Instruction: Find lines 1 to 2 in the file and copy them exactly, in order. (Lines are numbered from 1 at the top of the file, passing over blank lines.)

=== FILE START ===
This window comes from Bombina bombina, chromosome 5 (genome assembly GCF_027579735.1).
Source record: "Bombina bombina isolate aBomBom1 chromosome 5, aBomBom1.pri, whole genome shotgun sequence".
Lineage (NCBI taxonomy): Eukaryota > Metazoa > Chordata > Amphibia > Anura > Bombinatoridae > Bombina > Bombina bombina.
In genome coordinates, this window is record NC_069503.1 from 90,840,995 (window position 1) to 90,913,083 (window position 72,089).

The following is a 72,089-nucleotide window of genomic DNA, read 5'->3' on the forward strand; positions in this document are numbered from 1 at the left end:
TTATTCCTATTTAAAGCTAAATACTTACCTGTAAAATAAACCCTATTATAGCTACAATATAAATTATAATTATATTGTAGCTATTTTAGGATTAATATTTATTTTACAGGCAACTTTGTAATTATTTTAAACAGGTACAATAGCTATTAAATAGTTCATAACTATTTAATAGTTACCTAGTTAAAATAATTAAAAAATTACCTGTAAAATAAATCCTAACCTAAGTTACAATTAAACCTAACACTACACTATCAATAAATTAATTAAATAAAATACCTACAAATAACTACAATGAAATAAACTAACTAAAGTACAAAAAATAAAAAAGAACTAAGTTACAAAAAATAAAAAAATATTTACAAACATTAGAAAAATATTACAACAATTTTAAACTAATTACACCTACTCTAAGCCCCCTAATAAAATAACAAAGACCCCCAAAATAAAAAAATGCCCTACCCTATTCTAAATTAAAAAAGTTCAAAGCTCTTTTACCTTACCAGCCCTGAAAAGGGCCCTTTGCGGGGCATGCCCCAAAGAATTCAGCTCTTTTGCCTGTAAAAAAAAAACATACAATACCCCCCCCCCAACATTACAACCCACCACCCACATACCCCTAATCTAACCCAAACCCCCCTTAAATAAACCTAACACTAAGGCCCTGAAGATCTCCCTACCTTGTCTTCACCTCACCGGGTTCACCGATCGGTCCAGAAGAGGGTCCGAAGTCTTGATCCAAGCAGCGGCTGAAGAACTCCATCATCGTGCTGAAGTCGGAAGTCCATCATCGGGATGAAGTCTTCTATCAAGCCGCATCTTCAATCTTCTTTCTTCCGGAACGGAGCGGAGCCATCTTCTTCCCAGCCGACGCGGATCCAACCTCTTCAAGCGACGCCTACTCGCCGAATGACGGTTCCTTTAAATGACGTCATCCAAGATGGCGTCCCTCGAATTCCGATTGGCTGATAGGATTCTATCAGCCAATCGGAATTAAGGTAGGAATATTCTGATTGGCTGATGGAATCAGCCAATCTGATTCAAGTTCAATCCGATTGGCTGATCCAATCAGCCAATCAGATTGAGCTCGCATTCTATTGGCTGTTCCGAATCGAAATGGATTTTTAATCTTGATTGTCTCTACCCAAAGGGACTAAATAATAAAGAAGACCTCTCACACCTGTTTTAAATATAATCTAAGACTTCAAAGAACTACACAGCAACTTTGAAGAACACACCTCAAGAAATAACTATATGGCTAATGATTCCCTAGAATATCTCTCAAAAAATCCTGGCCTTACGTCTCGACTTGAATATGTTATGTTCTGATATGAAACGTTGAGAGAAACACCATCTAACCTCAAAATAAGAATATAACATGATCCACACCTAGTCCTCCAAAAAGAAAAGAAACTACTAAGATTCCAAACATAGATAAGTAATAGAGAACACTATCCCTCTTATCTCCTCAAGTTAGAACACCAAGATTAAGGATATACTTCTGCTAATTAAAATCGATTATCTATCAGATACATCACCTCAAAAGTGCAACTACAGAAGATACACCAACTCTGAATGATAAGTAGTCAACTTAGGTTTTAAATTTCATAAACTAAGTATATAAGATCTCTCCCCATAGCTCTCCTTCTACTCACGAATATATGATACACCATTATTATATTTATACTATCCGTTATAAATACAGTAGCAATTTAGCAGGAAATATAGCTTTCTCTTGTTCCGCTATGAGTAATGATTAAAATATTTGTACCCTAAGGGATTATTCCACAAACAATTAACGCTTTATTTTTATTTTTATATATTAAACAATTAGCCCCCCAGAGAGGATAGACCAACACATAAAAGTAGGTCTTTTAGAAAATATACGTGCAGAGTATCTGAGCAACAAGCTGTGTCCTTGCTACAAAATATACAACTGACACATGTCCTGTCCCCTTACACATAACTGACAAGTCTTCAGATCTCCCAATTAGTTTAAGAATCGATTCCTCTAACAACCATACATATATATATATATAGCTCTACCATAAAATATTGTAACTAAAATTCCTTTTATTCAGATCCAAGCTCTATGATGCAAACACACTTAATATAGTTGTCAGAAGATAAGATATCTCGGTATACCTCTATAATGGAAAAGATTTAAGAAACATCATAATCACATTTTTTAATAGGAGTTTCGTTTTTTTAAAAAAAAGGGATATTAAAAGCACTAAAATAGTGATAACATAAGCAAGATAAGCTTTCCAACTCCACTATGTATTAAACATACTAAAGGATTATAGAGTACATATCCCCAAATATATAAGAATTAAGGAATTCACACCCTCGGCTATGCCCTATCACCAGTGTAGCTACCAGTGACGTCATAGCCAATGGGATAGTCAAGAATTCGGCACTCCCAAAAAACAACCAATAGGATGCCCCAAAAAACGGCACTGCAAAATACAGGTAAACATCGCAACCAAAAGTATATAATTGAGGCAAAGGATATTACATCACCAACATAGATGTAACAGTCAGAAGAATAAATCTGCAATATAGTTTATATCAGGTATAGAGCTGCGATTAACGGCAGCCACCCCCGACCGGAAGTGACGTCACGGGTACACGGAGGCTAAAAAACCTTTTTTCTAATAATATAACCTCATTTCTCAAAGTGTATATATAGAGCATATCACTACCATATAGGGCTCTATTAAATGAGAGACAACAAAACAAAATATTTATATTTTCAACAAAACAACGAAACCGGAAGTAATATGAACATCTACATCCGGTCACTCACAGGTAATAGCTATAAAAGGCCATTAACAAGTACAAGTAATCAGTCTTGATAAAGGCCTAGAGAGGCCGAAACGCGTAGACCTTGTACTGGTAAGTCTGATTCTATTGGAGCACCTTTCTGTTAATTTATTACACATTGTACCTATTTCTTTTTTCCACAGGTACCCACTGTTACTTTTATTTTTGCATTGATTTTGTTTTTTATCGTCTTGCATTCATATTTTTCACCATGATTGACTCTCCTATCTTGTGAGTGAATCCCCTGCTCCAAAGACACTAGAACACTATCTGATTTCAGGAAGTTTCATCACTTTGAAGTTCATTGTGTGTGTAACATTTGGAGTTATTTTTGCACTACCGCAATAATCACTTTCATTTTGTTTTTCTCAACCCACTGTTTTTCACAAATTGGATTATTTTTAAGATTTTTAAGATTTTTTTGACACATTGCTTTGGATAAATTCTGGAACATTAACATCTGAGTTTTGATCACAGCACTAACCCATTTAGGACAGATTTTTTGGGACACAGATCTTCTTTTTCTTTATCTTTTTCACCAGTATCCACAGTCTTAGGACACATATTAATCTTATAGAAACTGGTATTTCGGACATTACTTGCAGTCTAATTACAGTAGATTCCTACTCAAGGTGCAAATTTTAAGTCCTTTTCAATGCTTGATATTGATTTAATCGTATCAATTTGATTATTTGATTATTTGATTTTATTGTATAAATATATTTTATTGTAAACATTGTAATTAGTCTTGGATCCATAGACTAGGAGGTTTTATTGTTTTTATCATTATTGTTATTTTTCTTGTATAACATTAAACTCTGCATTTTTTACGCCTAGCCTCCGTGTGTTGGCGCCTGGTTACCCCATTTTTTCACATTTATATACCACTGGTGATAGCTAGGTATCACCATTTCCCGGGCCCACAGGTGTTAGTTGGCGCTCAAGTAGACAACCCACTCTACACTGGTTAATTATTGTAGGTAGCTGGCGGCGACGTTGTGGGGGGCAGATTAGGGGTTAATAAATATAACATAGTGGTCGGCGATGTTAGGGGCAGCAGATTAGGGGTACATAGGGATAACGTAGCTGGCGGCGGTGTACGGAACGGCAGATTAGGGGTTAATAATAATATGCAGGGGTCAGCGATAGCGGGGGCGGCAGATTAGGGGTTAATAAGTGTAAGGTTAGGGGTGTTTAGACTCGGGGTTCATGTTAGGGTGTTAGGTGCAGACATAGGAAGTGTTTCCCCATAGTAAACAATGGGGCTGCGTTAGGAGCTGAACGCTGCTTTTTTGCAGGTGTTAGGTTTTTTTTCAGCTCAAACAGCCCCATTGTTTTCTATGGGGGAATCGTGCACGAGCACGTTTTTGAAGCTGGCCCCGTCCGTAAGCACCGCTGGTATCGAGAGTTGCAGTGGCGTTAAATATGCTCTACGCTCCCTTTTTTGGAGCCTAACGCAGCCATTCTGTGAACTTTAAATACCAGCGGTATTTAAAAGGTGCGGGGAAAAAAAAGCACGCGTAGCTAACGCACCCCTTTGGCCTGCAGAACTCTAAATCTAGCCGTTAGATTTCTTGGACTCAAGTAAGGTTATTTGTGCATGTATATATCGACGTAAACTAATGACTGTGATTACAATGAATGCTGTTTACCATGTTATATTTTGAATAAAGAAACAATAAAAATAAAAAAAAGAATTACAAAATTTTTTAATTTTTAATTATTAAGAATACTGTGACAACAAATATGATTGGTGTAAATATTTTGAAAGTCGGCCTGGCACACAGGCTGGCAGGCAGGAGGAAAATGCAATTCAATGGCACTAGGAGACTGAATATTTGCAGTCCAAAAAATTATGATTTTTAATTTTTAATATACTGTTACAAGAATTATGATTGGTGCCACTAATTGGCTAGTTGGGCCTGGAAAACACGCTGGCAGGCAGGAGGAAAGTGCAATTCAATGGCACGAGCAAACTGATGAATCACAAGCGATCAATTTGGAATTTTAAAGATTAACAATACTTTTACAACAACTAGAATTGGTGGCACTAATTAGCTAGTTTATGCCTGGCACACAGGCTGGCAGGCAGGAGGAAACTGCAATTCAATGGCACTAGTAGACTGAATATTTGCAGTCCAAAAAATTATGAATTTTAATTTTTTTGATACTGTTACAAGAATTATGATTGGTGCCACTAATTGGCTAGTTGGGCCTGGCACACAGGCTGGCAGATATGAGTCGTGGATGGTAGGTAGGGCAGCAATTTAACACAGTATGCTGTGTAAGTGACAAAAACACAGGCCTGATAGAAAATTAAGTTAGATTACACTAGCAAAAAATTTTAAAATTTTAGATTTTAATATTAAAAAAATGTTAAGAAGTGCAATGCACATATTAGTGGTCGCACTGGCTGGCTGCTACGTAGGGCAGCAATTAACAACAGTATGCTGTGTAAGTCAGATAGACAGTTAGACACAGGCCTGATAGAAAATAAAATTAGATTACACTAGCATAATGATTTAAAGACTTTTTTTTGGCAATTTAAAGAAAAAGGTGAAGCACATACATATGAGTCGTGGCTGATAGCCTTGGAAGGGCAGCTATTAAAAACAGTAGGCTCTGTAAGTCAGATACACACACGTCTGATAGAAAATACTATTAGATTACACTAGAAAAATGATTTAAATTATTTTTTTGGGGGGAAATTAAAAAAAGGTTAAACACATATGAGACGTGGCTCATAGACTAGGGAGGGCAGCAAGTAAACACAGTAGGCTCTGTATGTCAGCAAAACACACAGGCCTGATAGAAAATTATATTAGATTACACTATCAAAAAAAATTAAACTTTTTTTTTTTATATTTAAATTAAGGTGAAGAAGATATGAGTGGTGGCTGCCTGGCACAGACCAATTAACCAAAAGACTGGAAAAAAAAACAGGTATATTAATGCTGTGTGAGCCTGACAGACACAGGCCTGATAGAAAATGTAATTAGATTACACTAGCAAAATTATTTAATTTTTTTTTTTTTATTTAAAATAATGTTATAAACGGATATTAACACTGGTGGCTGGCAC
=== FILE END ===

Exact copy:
This window comes from Bombina bombina, chromosome 5 (genome assembly GCF_027579735.1).
Source record: "Bombina bombina isolate aBomBom1 chromosome 5, aBomBom1.pri, whole genome shotgun sequence".